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Techlessly speaking
Techlessly speaking
March 26, 2024
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Techlessly speaking

The challenges of not having a phone in a phone-filled environment
Techlessly speaking

I don’t have a phone. Most people know that about me. As far as I know, I am the only person at BHS who does not have a phone. I don’t have a phone partly due to my parents and partly due to me. My parents aren’t monsters, and I completely understand why I don’t have a phone, and agree with the reasons. If I pressed the issue, I might be able to get a phone, but it’s not something I am interested in.

To be clear, this article is not a complaint. I am perfectly happy without a phone. It’s also not self praise. I don’t think I’m a saint just because I (or my parents) have resisted the multicolored pixelated allure of whichever iPhone is out now.

My social life is a pretty good one, in my opinion. I have a number of friends and acquaintances, I play in the band and swam on the swim team. However, not having a phone can be a bit of a barrier when it comes to meeting people. When I meet someone new, inevitably, they will find out I don’t have a phone. I make no effort to hide the fact. But this causes weird looks. I’ve been asked if I’m Amish (and I’m not). I can’t do anything to change this, because phones are by far the most convenient way of communicating today, and thanks to my apple watch, I can communicate as well. It’s just that not having a phone creates a barrier: one that can be crossed easily for me, but one that still exists.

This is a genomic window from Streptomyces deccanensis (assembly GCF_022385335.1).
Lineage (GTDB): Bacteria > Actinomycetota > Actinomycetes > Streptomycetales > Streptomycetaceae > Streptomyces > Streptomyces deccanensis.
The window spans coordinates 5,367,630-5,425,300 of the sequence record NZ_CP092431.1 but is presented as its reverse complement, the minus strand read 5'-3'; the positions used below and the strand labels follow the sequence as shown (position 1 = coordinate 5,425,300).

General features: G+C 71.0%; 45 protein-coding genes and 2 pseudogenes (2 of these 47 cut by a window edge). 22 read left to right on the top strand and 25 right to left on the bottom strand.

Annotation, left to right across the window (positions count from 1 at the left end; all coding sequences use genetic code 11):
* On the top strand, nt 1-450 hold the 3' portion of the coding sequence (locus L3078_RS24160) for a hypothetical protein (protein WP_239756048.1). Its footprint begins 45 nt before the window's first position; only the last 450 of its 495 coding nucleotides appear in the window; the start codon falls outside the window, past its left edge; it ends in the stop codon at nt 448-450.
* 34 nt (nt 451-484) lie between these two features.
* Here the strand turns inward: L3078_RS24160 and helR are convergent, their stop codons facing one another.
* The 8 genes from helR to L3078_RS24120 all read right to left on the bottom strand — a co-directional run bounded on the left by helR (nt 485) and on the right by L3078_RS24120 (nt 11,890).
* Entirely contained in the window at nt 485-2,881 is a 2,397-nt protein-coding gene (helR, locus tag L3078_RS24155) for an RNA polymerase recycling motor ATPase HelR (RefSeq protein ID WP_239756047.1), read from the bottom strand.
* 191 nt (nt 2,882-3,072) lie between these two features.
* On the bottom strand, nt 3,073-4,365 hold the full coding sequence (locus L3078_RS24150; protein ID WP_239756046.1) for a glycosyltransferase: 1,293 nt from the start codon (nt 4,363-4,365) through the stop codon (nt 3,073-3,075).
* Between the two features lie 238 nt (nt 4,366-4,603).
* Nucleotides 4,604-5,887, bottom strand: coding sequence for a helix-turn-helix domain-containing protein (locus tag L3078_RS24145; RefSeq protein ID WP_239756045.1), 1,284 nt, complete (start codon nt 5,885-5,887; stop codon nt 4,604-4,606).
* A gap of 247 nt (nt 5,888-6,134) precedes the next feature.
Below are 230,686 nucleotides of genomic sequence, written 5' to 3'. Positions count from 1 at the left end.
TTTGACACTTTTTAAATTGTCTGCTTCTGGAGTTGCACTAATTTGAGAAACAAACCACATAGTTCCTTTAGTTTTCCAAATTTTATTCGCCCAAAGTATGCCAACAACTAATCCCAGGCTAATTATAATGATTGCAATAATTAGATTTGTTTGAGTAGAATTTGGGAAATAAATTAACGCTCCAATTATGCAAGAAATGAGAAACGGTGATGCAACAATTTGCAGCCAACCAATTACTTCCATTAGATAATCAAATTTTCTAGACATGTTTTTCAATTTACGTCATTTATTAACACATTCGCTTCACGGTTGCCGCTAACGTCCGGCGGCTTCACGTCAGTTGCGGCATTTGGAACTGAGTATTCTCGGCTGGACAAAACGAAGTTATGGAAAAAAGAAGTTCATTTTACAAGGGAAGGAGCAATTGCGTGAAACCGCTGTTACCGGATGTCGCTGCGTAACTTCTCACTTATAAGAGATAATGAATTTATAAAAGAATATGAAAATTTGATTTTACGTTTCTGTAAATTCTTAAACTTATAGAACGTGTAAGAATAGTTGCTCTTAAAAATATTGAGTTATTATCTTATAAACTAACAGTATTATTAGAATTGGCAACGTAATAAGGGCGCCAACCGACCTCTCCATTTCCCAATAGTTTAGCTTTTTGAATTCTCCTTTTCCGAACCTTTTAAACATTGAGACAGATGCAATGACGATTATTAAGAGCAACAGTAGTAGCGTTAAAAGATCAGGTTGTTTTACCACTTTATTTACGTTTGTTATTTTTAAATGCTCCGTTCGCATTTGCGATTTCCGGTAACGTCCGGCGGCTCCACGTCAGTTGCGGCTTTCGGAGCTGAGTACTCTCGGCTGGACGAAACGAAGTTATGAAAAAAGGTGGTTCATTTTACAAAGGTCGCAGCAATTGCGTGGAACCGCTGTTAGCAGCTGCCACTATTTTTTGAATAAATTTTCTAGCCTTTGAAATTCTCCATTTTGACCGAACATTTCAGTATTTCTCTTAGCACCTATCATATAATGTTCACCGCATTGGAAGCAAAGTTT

Swimming on a team and playing in a band requires that contact be made. This complicates things because slack and groupme cannot be downloaded on an apple watch. Again, there’s not much I can do here. Slack or GroupMe are the most convenient ways of communication in this setting, but this is a difficulty, and I rely on other people to give me information during school hours.

Believe it or not, there are multiple positives to not having a phone. I can’t be distracted by the web at my fingertips, I don’t have to deal with the negative aspects of social media, I am not constantly wondering if this moment should be immortalized through photography – let alone with a different filter. I recognize that there are benefits to phones and social media. I would simply like to highlight that schools, environments that have recently become battlegrounds concerning phones, have created a hole in their defense. Schools are now adapting to phones instead of keeping students off their phones for a few hours. Teachers suggest that students stay off their phones, instead of imposing a rule that would arguably benefit all involved. QR codes are being scanned, photos are being taken, phones are being used as a reward system after schoolwork, and all without realizing that phones are being normalized in the academic frontier.

 “I do think phones can be addicting,”  math teacher Genny VanLaar said. “That comes from my own personal experience that sometimes I have a hard time putting down my phone when I should be doing other things.”

Teachers also believe that despite their usefulness, phones can be a bit of a plague.

“It would be nice to see them used less,” VanLaar said.

If I ask one thing, it is for the school to simplify things. The school could post hyperlinks on schoology instead of using QR codes and email important information across school emails. 

My overall opinion of phones is that they are incredible feats of technology and engineering, capable of connecting continents and accessing information at incredible speeds. They are incredible tools. But like any other tool, they can do serious damage if used incorrectly – to mental health, education and society. It is important that phones be used responsibly and correctly, not just for any individual but for anyone who has a phone, because for better or for worse, you are all connected.

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